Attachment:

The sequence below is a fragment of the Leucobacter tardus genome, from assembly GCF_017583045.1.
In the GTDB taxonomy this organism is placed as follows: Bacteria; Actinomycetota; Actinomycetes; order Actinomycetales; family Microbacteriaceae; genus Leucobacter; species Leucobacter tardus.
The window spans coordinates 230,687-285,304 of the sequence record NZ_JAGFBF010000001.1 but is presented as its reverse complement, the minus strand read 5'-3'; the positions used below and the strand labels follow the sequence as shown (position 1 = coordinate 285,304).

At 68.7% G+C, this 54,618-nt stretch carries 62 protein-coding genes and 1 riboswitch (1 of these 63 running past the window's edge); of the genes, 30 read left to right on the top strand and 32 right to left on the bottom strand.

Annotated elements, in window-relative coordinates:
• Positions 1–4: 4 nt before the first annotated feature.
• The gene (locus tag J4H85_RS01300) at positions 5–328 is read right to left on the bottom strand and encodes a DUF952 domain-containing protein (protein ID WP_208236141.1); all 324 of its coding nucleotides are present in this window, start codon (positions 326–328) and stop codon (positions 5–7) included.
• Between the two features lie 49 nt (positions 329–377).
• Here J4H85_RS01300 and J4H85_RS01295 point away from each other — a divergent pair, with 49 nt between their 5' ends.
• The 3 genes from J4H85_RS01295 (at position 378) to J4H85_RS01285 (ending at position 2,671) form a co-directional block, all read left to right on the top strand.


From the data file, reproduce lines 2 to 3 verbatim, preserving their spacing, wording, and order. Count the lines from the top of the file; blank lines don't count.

In the GTDB taxonomy this organism is placed as follows: Bacteria; Actinomycetota; Actinomycetes; order Actinomycetales; family Microbacteriaceae; genus Leucobacter; species Leucobacter tardus.
The window spans coordinates 230,687-285,304 of the sequence record NZ_JAGFBF010000001.1 but is presented as its reverse complement, the minus strand read 5'-3'; the positions used below and the strand labels follow the sequence as shown (position 1 = coordinate 285,304).